Why not do the same with other intuitions, consider your belief that you have existed for more than seven seconds. David Hume showed the denial of this is compatible with ones experience. Its possible you popped into existence six seconds ago with the apparent memories of having lived longer. Of course despite this being consistent with your experience you don’t accept this because its intuitively absurd.

    Consider your demand for evidence, one can only provide evidence for a hypothesis by appealing to something as a premise. But that means before you can provide evidence you need to believe some things intuitively without evidence.

    All we see here is the standard skeptic selectivity game. When someone puts forward a religious or moral claim, demand proof, and then accept other premises which bolster this position without proof, on no basis at all.

  6. Ian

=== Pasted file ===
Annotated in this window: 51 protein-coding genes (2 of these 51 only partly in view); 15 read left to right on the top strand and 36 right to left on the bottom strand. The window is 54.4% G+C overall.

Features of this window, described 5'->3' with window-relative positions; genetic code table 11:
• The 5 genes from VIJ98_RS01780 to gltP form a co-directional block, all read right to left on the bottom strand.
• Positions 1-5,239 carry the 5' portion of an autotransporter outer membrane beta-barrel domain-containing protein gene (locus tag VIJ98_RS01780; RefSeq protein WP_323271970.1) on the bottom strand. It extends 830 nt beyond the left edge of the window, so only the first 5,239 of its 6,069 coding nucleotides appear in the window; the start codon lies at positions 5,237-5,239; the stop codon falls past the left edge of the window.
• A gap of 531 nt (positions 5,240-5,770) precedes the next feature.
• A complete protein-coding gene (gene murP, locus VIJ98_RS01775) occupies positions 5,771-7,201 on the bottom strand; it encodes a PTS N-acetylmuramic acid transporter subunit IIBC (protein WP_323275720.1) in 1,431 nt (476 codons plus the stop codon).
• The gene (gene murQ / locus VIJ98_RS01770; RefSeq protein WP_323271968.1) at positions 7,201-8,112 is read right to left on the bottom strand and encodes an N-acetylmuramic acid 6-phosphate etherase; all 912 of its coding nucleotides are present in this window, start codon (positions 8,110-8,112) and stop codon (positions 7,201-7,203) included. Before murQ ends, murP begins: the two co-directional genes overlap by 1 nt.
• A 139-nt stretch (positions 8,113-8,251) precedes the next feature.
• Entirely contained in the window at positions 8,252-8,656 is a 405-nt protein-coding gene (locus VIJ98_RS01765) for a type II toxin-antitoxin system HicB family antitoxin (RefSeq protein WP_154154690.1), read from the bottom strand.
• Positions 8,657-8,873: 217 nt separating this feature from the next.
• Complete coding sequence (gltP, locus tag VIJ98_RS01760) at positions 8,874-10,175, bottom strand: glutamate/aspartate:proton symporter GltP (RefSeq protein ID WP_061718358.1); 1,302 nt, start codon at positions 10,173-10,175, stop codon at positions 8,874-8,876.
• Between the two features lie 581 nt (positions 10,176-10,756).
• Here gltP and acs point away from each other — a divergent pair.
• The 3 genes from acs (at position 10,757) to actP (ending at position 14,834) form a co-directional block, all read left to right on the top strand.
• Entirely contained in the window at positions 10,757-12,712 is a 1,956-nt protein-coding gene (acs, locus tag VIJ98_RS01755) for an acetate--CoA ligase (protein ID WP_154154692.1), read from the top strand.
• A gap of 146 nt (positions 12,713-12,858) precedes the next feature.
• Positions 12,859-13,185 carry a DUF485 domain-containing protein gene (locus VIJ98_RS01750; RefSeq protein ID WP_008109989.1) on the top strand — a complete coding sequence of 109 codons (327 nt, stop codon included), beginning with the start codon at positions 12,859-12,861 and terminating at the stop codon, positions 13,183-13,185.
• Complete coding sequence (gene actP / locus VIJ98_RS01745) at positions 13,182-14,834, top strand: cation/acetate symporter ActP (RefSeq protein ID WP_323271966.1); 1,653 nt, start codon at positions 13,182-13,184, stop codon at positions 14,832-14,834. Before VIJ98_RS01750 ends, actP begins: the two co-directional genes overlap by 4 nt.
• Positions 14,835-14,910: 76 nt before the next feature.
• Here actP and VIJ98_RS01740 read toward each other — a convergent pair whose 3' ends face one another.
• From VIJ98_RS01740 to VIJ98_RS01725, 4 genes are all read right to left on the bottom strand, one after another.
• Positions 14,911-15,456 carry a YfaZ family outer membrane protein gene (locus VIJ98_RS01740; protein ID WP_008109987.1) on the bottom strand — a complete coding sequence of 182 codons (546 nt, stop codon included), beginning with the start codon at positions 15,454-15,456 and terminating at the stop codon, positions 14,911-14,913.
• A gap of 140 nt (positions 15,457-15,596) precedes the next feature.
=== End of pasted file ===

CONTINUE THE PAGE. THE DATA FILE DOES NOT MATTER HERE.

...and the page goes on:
Ian says:

    I say I treat my moral intuitions as I treat all my thoughts and you admonish me for being arbitrary? perhaps I don’t understand your point…

    I demand all my intuitions be shown to be reliable by some external verification where possible/practical. One thing I will not do is state something is absolutely one way or another just because I intuitively think something is that way. Doing that would be arbitrary.

    The scenario you offer is essentially “either this is x, or it is something that looks identical to x but isn’t x”. Given that both options are for all intents and purposes identical it is actually irrelevant which one you argue for since it is impossible to differentiate them. There is a pragmatic rule of thumb that one should assume that it is “x” rather than “something that looks identical to x but isn’t” which explains why I would intuitively assume I am not 6 seconds old.

  7. Ian
    Ian says:

    Apologies for the delayed response Stuart:

    I don’t follow your statement – perhaps you could clarify for me what the “But then” directed at?

  8. Stuart McEwing
    Stuart McEwing says:

    Ian,

    You said

    There is a pragmatic rule of thumb that one should assume that it is “x” rather than “something that looks identical to x but isn’t”

    Right. But then that means you should be assuming that morality is objective.